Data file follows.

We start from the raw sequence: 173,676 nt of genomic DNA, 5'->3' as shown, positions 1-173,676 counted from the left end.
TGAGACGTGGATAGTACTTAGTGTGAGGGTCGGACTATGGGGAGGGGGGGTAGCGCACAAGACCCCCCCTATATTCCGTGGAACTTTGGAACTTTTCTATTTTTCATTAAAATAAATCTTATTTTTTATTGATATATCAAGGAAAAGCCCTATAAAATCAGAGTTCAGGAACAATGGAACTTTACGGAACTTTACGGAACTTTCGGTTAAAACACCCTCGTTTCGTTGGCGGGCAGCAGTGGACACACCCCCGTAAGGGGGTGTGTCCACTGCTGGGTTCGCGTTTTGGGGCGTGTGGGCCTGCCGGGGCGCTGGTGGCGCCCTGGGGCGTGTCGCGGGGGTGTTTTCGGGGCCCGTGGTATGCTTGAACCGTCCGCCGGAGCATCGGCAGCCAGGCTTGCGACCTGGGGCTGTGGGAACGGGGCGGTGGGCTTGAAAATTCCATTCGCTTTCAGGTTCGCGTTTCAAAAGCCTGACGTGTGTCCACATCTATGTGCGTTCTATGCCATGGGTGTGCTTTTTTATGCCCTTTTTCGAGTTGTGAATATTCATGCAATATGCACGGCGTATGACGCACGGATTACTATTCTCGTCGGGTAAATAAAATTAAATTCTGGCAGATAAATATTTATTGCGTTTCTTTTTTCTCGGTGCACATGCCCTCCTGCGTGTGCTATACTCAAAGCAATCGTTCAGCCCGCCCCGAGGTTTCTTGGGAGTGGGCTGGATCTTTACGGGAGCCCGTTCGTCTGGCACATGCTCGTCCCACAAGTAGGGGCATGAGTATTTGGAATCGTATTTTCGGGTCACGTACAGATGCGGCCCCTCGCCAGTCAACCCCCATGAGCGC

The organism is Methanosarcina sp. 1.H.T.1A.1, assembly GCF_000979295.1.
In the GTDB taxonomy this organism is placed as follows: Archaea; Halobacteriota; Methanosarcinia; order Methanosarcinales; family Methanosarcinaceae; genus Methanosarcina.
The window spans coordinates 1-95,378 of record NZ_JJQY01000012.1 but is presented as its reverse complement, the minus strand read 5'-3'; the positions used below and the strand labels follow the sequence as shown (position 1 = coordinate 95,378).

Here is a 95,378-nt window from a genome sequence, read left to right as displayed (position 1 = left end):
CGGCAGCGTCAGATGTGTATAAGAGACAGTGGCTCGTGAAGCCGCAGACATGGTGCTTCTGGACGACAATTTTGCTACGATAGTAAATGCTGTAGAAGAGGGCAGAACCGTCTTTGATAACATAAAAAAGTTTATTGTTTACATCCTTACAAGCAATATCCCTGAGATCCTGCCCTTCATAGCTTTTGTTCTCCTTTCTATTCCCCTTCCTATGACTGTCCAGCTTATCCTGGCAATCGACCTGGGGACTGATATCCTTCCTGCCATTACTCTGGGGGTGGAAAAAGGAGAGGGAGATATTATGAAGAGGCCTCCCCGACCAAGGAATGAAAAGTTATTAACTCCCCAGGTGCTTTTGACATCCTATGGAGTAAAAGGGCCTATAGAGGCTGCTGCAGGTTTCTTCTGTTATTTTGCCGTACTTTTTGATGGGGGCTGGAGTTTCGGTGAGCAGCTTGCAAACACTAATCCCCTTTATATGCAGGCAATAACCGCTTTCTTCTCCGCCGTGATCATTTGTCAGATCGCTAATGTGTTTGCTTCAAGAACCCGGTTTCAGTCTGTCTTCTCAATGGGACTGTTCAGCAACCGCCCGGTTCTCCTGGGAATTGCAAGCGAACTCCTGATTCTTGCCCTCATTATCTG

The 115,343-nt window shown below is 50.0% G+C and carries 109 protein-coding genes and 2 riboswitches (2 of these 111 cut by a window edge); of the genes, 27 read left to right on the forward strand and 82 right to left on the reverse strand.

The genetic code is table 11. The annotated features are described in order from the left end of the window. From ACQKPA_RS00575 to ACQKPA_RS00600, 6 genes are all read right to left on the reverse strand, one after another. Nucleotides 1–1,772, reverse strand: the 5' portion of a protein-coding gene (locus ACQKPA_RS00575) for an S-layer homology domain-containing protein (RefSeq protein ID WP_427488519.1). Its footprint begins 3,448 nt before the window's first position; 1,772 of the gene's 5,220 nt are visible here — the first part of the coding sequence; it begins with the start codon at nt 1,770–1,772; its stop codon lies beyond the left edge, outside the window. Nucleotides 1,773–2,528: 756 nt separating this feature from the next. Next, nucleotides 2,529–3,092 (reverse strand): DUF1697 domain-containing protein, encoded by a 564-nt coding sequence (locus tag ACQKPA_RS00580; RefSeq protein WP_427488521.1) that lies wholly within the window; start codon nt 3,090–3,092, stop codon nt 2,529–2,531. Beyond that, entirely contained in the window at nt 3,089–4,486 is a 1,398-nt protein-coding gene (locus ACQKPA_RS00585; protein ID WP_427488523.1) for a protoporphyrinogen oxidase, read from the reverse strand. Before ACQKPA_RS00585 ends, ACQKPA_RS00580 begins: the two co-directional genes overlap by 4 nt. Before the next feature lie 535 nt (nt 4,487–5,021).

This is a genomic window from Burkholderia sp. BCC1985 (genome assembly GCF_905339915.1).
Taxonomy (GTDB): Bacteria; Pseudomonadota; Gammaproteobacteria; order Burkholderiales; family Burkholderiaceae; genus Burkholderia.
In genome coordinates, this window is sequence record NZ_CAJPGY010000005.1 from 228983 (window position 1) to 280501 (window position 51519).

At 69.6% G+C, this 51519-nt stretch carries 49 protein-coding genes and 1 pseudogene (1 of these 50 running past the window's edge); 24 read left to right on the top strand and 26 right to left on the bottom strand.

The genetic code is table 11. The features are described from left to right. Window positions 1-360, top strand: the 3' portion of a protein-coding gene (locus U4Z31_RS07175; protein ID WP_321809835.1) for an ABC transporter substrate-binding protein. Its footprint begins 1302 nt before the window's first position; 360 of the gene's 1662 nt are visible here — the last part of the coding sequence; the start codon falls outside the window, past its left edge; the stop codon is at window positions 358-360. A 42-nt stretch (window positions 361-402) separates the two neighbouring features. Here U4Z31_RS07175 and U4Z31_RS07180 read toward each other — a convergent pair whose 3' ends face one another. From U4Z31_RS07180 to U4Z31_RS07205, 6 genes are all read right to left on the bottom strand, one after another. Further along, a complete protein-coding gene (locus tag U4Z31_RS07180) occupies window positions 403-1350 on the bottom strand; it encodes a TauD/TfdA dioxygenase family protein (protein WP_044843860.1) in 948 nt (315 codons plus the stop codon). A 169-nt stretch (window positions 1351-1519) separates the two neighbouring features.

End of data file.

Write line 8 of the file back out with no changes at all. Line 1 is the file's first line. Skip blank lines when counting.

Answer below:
The 115,343-nt window shown below is 50.0% G+C and carries 109 protein-coding genes and 2 riboswitches (2 of these 111 cut by a window edge); of the genes, 27 read left to right on the forward strand and 82 right to left on the reverse strand.